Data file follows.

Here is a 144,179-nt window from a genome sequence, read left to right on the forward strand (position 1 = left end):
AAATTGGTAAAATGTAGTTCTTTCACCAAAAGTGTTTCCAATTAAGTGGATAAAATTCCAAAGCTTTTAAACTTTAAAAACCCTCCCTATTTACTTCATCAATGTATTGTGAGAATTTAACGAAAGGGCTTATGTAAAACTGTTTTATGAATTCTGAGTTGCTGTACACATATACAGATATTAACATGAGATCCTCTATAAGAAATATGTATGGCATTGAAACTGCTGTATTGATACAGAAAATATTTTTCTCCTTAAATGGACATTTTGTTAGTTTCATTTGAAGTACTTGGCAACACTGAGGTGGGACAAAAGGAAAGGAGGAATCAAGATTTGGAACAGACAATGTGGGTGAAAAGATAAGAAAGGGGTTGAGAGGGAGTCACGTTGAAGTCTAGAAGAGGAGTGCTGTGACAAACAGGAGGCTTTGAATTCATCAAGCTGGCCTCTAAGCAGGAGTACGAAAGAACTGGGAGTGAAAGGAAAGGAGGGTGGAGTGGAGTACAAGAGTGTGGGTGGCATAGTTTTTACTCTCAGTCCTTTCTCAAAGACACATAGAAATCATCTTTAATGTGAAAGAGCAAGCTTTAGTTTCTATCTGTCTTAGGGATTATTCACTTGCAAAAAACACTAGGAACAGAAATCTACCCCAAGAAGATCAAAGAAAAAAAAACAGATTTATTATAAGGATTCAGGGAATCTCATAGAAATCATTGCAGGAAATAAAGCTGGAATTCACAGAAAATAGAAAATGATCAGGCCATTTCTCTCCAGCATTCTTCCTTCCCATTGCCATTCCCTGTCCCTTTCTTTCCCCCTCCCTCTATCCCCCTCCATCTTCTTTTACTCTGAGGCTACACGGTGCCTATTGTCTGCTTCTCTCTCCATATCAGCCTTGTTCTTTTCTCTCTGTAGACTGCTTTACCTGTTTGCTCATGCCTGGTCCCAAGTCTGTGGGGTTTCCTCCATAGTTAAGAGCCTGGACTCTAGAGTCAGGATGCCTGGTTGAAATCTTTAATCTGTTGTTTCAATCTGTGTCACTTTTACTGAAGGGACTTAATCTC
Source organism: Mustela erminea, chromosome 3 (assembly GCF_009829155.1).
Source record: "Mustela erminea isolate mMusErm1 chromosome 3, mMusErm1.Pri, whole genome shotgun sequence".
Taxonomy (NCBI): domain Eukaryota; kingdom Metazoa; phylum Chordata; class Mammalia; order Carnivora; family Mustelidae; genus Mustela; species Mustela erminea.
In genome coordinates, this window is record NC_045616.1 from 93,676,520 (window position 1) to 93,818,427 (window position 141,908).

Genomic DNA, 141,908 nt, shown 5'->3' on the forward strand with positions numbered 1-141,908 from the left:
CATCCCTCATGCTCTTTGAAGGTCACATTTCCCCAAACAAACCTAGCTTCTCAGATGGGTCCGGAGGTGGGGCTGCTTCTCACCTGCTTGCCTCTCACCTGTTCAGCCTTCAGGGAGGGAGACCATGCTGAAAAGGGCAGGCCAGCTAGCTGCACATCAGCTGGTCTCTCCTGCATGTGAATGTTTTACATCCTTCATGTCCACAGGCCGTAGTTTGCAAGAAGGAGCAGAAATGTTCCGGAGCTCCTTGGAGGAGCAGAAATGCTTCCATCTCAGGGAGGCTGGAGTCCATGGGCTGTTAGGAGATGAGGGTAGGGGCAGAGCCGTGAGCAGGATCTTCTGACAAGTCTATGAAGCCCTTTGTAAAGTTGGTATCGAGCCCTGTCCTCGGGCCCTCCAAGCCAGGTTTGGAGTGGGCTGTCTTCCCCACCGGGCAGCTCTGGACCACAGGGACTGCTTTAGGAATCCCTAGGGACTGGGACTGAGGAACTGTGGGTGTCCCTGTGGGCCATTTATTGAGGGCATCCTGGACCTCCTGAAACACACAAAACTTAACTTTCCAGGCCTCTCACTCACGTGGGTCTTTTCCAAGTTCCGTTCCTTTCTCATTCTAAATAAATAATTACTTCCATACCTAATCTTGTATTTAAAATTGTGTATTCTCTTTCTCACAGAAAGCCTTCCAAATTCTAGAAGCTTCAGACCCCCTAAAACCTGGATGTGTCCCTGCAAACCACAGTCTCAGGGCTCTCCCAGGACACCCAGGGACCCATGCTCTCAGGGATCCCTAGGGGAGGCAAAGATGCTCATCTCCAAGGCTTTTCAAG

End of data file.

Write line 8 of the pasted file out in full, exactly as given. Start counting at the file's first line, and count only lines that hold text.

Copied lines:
CATCCCTCATGCTCTTTGAAGGTCACATTTCCCCAAACAAACCTAGCTTCTCAGATGGGTCCGGAGGTGGGGCTGCTTCTCACCTGCTTGCCTCTCACCTGTTCAGCCTTCAGGGAGGGAGACCATGCTGAAAAGGGCAGGCCAGCTAGCTGCACATCAGCTGGTCTCTCCTGCATGTGAATGTTTTACATCCTTCATGTCCACAGGCCGTAGTTTGCAAGAAGGAGCAGAAATGTTCCGGAGCTCCTTGGAGGAGCAGAAATGCTTCCATCTCAGGGAGGCTGGAGTCCATGGGCTGTTAGGAGATGAGGGTAGGGGCAGAGCCGTGAGCAGGATCTTCTGACAAGTCTATGAAGCCCTTTGTAAAGTTGGTATCGAGCCCTGTCCTCGGGCCCTCCAAGCCAGGTTTGGAGTGGGCTGTCTTCCCCACCGGGCAGCTCTGGACCACAGGGACTGCTTTAGGAATCCCTAGGGACTGGGACTGAGGAACTGTGGGTGTCCCTGTGGGCCATTTATTGAGGGCATCCTGGACCTCCTGAAACACACAAAACTTAACTTTCCAGGCCTCTCACTCACGTGGGTCTTTTCCAAGTTCCGTTCCTTTCTCATTCTAAATAAATAATTACTTCCATACCTAATCTTGTATTTAAAATTGTGTATTCTCTTTCTCACAGAAAGCCTTCCAAATTCTAGAAGCTTCAGACCCCCTAAAACCTGGATGTGTCCCTGCAAACCACAGTCTCAGGGCTCTCCCAGGACACCCAGGGACCCATGCTCTCAGGGATCCCTAGGGGAGGCAAAGATGCTCATCTCCAAGGCTTTTCAAG